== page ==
“It seems that Hytera has been lumped in with other Chinese companies on the Covered List simply because they happen to manufacture electronics in the same country,” Diversified’s CEO Ryan Holte said in the letter, adding Hytera’s products have helped Diversified’s business thrive.
“This is a wrong that should be righted. Hytera is not a national security risk. They are an essential business partner to radio companies throughout the U.S.,” the CEO added.
In March, the FCC announced that it had designated Hytera among other Chinese businesses with alleged links to the Communist government. Others included Huawei, ZTE, Hangzhou Hikvision Digital Technology, and Dahua Technology.
List among a number of restrictions on Chinese companies
This list of companies was created in accordance with the Secure Networks Act, and the FCC indicated that it would continue to add companies to the list if they are deemed to “pose an unacceptable risk to national security or the security and safety of U.S. persons.”
Last month, the Senate commerce committee passed through legislation that would compel the FCC to no longer issue new equipment licenses to China-backed companies.
Last year the U.S. government took steps to ensure that federal agencies could not purchase goods or services from the aforementioned companies, and had previously added them to an economic blacklist.
In July, the FCC voted in favor of putting in place measures that would require U.S. carriers to rip and replace equipment by these alleged threat companies.
The Biden administration has been making moves to isolate alleged Chinese-linked threats to the country’s networks. In June, the White House signed an executive order limiting investments in predominantly Chinese companies that it said poses a threat to national security.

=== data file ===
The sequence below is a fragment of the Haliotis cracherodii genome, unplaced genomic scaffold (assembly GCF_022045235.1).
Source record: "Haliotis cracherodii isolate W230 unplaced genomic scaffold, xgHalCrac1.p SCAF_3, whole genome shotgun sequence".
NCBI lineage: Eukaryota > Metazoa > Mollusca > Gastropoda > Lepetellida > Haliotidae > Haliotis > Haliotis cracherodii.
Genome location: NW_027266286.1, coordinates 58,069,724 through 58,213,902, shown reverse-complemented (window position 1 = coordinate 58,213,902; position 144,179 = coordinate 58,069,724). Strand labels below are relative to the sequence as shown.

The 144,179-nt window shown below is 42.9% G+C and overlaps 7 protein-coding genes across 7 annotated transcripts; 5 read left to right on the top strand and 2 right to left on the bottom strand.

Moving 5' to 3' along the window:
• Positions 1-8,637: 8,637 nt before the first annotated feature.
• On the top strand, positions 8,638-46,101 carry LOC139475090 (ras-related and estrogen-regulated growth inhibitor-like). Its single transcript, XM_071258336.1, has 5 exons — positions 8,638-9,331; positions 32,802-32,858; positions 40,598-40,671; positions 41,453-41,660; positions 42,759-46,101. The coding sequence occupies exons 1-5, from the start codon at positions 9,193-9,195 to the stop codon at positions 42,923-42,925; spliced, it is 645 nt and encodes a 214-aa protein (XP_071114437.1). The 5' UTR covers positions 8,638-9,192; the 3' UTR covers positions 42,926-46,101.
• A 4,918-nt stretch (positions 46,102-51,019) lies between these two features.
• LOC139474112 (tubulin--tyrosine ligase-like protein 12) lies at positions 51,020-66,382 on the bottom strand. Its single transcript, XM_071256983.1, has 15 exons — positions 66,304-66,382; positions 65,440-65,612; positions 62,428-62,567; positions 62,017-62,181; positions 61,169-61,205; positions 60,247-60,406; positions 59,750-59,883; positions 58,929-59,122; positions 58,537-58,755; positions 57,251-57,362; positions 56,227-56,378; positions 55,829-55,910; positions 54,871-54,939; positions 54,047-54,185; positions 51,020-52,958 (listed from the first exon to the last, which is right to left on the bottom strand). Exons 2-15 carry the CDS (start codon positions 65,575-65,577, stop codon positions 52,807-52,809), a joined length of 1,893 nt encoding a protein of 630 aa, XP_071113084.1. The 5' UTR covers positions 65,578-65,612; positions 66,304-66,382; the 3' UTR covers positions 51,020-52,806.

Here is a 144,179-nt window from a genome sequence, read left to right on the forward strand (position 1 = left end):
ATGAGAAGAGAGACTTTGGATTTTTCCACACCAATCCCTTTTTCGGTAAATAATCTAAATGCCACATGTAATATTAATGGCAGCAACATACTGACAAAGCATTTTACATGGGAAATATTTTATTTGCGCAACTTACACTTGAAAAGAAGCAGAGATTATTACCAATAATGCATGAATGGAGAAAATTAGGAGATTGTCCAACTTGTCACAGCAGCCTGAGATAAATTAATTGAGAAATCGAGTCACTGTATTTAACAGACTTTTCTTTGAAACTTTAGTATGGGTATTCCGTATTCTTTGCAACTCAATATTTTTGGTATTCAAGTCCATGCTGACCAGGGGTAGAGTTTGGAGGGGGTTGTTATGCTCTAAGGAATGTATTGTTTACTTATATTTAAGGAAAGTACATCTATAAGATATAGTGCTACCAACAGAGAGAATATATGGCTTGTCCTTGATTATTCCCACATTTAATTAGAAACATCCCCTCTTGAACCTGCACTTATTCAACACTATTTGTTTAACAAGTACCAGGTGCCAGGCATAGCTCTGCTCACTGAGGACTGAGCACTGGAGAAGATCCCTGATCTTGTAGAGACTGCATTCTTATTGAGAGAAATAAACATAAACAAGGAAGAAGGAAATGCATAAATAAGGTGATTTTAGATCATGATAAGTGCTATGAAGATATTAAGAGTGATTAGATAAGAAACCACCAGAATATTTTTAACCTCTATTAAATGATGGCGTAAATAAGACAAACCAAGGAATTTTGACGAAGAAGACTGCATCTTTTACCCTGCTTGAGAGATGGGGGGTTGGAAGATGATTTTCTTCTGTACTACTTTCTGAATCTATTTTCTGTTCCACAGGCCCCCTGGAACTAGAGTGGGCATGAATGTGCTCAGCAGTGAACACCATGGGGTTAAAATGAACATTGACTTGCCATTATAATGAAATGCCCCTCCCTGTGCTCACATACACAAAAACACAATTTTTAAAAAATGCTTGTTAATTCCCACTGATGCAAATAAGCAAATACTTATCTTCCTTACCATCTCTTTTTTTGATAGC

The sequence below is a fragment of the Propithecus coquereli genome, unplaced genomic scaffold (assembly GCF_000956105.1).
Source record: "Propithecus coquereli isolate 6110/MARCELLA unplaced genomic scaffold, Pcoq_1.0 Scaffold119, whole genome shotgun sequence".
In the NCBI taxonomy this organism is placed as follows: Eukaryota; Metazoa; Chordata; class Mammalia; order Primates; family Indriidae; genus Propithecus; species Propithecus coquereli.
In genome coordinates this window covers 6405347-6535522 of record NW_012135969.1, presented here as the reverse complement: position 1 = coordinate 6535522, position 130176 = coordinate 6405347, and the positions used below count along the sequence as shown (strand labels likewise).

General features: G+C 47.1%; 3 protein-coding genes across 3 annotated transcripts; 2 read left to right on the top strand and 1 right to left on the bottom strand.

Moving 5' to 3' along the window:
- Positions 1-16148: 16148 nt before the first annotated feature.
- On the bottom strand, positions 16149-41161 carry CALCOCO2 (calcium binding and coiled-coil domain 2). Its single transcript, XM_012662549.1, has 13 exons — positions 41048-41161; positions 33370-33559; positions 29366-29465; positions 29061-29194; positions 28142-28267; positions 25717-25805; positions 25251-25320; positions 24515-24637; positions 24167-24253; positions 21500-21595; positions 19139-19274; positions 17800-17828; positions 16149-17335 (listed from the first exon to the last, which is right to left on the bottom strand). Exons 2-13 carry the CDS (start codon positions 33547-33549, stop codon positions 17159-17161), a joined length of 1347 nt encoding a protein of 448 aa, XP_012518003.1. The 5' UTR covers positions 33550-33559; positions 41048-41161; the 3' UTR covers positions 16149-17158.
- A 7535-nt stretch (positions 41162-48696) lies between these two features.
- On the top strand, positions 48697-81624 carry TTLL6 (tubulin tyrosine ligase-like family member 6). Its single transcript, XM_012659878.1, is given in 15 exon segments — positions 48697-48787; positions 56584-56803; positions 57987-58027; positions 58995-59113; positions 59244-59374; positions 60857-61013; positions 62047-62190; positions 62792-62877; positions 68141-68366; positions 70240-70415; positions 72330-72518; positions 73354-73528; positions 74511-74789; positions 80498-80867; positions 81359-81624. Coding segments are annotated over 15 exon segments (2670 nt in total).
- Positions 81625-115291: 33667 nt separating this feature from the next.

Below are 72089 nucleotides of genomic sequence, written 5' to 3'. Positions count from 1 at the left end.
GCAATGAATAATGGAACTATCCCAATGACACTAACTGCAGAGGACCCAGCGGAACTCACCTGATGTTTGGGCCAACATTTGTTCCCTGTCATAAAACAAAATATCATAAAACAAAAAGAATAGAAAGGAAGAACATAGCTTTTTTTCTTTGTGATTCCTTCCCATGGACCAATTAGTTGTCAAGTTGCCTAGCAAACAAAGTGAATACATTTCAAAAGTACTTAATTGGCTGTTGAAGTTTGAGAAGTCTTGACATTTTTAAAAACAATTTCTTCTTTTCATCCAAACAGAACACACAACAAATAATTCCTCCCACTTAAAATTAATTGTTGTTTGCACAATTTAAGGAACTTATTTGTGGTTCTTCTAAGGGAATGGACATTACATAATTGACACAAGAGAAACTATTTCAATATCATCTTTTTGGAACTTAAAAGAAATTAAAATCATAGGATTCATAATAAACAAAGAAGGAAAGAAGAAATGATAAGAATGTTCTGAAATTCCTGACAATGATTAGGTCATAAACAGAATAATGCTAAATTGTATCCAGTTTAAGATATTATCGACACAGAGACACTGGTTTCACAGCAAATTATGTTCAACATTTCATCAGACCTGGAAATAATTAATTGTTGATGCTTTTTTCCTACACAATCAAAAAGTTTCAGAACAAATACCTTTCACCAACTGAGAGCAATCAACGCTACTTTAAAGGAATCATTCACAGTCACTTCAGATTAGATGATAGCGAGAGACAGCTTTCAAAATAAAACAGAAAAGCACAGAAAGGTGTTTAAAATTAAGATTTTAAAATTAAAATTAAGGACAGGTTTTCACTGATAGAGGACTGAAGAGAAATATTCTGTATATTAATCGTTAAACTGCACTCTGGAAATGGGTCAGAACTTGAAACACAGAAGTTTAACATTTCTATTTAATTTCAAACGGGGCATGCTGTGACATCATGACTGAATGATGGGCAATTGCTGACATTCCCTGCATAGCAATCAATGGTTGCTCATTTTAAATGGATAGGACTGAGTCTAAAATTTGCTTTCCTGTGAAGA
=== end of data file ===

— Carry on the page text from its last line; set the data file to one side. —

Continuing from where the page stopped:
FCC Says 5 Million Households Now Enrolled in Emergency Broadband Benefit Program
The $3.2 billion program provides broadband and device subsidies to eligible low-income households.
August 30, 2021—The Federal Communications Commission announced Friday that five million households have enrolled in the Emergency Broadband Benefit program.
The $3.2-billion program, which launched in May, provides a broadband subsidy of $50 per month to eligible low-income households and $75 per month for those living on native tribal lands, as well as a one-time reimbursement on a device. Over 1160 providers are participating, the FCC said, who are reimbursed the cost to provide the discounted services.
The agency has been updating the public on the number of participating households for the program. In June, the program was at just over three million and had passed four million last month. The program was part of the Consolidated Appropriations Act of 2021.
“Enrolling five million households into the Emergency Broadband Benefit Program in a little over three months is no small feat,” said FCC Acting Chairwoman Jessica Rosenworcel. “This wouldn’t have been possible without the support of nearly 30,000 individuals and organizations who signed up as volunteer outreach partners.”
Rosenworcel added that conversations with partners and the FCC’s analysis shows the need for “more granular data” to bring these opportunities to more eligible families.
The program’s strong demand was seen as far back as March.